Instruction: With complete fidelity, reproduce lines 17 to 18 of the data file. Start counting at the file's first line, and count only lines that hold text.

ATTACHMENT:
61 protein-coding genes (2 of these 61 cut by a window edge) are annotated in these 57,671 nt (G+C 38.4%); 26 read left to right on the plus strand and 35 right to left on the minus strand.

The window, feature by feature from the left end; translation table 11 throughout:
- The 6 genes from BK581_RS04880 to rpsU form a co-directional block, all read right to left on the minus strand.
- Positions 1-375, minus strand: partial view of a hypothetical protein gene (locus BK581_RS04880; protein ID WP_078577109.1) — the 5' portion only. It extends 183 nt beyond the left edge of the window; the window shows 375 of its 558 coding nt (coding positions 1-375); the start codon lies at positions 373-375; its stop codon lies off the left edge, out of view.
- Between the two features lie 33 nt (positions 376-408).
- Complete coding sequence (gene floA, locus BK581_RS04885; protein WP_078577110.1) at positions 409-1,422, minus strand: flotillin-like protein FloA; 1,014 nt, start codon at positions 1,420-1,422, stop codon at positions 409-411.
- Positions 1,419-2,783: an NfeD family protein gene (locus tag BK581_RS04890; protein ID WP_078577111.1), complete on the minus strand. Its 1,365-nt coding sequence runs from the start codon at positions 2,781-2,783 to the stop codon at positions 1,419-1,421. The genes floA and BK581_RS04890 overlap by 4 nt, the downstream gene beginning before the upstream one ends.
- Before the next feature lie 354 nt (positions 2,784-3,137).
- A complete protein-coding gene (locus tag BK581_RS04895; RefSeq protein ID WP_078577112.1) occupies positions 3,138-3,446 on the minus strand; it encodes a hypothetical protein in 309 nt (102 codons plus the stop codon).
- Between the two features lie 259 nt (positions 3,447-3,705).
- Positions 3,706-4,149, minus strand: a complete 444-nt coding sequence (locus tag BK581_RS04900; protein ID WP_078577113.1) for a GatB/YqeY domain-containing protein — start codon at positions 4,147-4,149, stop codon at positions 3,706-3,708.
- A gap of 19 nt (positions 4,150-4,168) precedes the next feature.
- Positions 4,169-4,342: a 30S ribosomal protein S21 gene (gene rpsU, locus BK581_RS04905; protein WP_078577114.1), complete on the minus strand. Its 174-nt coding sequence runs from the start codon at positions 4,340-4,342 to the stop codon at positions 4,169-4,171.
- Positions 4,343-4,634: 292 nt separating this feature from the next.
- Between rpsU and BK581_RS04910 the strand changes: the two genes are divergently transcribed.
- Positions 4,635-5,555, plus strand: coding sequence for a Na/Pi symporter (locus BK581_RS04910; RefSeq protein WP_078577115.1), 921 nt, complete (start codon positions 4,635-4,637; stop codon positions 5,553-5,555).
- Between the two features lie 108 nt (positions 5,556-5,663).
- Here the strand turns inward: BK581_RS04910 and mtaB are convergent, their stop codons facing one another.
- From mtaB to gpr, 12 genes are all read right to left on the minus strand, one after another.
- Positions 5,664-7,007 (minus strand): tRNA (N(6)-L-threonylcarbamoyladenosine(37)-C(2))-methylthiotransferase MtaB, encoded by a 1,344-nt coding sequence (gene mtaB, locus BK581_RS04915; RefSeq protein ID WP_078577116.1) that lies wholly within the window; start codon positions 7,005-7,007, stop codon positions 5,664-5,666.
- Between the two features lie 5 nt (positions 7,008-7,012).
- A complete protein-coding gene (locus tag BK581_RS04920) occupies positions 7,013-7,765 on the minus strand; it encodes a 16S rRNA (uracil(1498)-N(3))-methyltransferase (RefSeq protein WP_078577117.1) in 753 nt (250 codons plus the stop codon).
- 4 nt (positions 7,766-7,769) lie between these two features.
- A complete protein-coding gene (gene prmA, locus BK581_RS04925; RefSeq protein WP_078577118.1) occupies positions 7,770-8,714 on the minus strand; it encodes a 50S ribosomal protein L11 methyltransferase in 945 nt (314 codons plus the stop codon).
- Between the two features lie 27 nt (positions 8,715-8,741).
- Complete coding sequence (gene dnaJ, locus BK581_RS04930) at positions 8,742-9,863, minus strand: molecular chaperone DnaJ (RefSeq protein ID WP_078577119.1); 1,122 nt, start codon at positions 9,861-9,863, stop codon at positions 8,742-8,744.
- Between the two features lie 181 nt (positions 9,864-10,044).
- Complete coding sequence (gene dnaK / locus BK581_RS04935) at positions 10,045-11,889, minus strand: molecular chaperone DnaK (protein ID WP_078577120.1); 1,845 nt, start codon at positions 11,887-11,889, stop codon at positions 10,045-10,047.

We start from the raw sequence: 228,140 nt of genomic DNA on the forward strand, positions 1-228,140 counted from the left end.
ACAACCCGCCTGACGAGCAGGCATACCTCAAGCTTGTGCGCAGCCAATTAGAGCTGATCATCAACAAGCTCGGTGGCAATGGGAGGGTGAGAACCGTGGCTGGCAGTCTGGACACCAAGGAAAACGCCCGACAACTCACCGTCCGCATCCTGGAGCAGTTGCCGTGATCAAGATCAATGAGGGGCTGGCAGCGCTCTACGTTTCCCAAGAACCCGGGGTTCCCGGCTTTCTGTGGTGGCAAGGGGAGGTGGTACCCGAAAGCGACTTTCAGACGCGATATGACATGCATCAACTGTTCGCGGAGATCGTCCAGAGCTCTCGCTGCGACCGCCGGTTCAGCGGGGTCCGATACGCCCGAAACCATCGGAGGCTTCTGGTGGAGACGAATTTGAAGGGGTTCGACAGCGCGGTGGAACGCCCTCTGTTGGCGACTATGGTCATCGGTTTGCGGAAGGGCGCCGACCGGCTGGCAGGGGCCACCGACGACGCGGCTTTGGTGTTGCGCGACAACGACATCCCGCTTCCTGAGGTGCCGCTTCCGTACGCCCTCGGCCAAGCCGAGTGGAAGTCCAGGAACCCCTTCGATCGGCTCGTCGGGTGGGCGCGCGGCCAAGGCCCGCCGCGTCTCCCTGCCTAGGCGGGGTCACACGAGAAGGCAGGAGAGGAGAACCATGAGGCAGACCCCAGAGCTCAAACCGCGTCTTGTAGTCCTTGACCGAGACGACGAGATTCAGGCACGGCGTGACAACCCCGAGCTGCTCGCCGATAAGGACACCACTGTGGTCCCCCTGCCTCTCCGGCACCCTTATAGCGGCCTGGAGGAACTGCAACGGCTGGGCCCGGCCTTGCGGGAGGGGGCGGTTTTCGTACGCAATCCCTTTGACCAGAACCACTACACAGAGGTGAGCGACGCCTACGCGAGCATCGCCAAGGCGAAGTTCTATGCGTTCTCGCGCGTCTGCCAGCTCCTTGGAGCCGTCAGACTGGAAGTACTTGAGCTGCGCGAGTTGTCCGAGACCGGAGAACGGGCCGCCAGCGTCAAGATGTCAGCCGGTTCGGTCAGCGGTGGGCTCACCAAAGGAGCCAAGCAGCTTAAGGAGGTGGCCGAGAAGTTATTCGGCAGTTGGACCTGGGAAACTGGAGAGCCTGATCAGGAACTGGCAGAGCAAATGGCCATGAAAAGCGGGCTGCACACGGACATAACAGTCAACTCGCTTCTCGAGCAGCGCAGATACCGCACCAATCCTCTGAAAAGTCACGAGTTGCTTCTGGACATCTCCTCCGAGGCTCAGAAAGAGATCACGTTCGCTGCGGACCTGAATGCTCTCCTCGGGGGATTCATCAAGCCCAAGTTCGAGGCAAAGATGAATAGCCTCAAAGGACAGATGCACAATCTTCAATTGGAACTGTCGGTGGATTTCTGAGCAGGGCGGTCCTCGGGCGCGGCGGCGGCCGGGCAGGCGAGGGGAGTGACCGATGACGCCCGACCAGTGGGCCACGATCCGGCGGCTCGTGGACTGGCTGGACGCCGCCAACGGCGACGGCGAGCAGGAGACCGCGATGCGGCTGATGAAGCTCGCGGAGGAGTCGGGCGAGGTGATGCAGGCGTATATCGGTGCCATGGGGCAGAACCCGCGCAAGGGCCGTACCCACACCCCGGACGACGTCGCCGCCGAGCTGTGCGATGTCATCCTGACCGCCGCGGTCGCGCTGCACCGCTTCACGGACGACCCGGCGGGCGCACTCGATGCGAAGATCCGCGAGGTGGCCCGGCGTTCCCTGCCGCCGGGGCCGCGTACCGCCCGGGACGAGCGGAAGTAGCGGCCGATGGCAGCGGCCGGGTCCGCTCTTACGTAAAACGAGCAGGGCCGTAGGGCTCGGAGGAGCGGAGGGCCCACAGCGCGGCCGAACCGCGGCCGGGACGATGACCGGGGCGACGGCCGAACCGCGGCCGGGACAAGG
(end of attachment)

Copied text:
- Between the two features lie 108 nt (positions 5,556-5,663).
- Here the strand turns inward: BK581_RS04910 and mtaB are convergent, their stop codons facing one another.